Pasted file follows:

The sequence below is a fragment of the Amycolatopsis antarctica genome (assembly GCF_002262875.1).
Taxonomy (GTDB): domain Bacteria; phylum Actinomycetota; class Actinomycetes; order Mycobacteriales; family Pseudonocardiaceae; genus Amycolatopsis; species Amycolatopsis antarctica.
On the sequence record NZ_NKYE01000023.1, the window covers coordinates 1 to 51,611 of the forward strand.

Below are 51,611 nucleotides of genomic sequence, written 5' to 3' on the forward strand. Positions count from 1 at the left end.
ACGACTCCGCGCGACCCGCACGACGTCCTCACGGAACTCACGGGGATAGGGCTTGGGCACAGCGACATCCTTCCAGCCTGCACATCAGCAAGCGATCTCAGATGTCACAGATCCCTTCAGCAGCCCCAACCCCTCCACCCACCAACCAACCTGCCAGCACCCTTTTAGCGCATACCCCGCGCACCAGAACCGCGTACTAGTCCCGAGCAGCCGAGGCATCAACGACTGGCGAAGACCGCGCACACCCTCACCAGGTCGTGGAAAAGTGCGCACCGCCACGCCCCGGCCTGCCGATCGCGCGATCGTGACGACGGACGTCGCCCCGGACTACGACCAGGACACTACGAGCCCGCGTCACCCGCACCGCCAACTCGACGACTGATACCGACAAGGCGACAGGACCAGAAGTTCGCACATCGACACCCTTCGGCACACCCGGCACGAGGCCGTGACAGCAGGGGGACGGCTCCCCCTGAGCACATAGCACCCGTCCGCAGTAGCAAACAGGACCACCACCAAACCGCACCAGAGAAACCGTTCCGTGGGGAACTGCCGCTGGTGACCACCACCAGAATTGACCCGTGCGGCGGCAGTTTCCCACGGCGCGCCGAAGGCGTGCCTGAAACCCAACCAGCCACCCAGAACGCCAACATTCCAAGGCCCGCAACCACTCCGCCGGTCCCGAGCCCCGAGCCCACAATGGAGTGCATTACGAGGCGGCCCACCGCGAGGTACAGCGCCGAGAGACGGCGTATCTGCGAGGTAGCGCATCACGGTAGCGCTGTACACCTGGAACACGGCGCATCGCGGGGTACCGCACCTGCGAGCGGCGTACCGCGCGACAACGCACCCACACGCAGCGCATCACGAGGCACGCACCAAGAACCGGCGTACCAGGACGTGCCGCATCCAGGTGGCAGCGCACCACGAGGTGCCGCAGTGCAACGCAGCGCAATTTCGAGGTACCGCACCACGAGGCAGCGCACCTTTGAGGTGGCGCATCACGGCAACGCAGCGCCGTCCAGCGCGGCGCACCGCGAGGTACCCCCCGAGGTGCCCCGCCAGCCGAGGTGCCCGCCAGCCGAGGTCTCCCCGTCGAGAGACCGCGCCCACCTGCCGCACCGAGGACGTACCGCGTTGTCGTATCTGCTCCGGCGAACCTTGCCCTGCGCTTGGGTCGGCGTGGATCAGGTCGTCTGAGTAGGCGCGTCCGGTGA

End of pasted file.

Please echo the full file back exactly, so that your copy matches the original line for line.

The sequence below is a fragment of the Amycolatopsis antarctica genome (assembly GCF_002262875.1).
Taxonomy (GTDB): domain Bacteria; phylum Actinomycetota; class Actinomycetes; order Mycobacteriales; family Pseudonocardiaceae; genus Amycolatopsis; species Amycolatopsis antarctica.
On the sequence record NZ_NKYE01000023.1, the window covers coordinates 1 to 51,611 of the forward strand.

Below are 51,611 nucleotides of genomic sequence, written 5' to 3' on the forward strand. Positions count from 1 at the left end.
ACGACTCCGCGCGACCCGCACGACGTCCTCACGGAACTCACGGGGATAGGGCTTGGGCACAGCGACATCCTTCCAGCCTGCACATCAGCAAGCGATCTCAGATGTCACAGATCCCTTCAGCAGCCCCAACCCCTCCACCCACCAACCAACCTGCCAGCACCCTTTTAGCGCATACCCCGCGCACCAGAACCGCGTACTAGTCCCGAGCAGCCGAGGCATCAACGACTGGCGAAGACCGCGCACACCCTCACCAGGTCGTGGAAAAGTGCGCACCGCCACGCCCCGGCCTGCCGATCGCGCGATCGTGACGACGGACGTCGCCCCGGACTACGACCAGGACACTACGAGCCCGCGTCACCCGCACCGCCAACTCGACGACTGATACCGACAAGGCGACAGGACCAGAAGTTCGCACATCGACACCCTTCGGCACACCCGGCACGAGGCCGTGACAGCAGGGGGACGGCTCCCCCTGAGCACATAGCACCCGTCCGCAGTAGCAAACAGGACCACCACCAAACCGCACCAGAGAAACCGTTCCGTGGGGAACTGCCGCTGGTGACCACCACCAGAATTGACCCGTGCGGCGGCAGTTTCCCACGGCGCGCCGAAGGCGTGCCTGAAACCCAACCAGCCACCCAGAACGCCAACATTCCAAGGCCCGCAACCACTCCGCCGGTCCCGAGCCCCGAGCCCACAATGGAGTGCATTACGAGGCGGCCCACCGCGAGGTACAGCGCCGAGAGACGGCGTATCTGCGAGGTAGCGCATCACGGTAGCGCTGTACACCTGGAACACGGCGCATCGCGGGGTACCGCACCTGCGAGCGGCGTACCGCGCGACAACGCACCCACACGCAGCGCATCACGAGGCACGCACCAAGAACCGGCGTACCAGGACGTGCCGCATCCAGGTGGCAGCGCACCACGAGGTGCCGCAGTGCAACGCAGCGCAATTTCGAGGTACCGCACCACGAGGCAGCGCACCTTTGAGGTGGCGCATCACGGCAACGCAGCGCCGTCCAGCGCGGCGCACCGCGAGGTACCCCCCGAGGTGCCCCGCCAGCCGAGGTGCCCGCCAGCCGAGGTCTCCCCGTCGAGAGACCGCGCCCACCTGCCGCACCGAGGACGTACCGCGTTGTCGTATCTGCTCCGGCGAACCTTGCCCTGCGCTTGGGTCGGCGTGGATCAGGTCGTCTGAGTAGGCGCGTCCGGTGA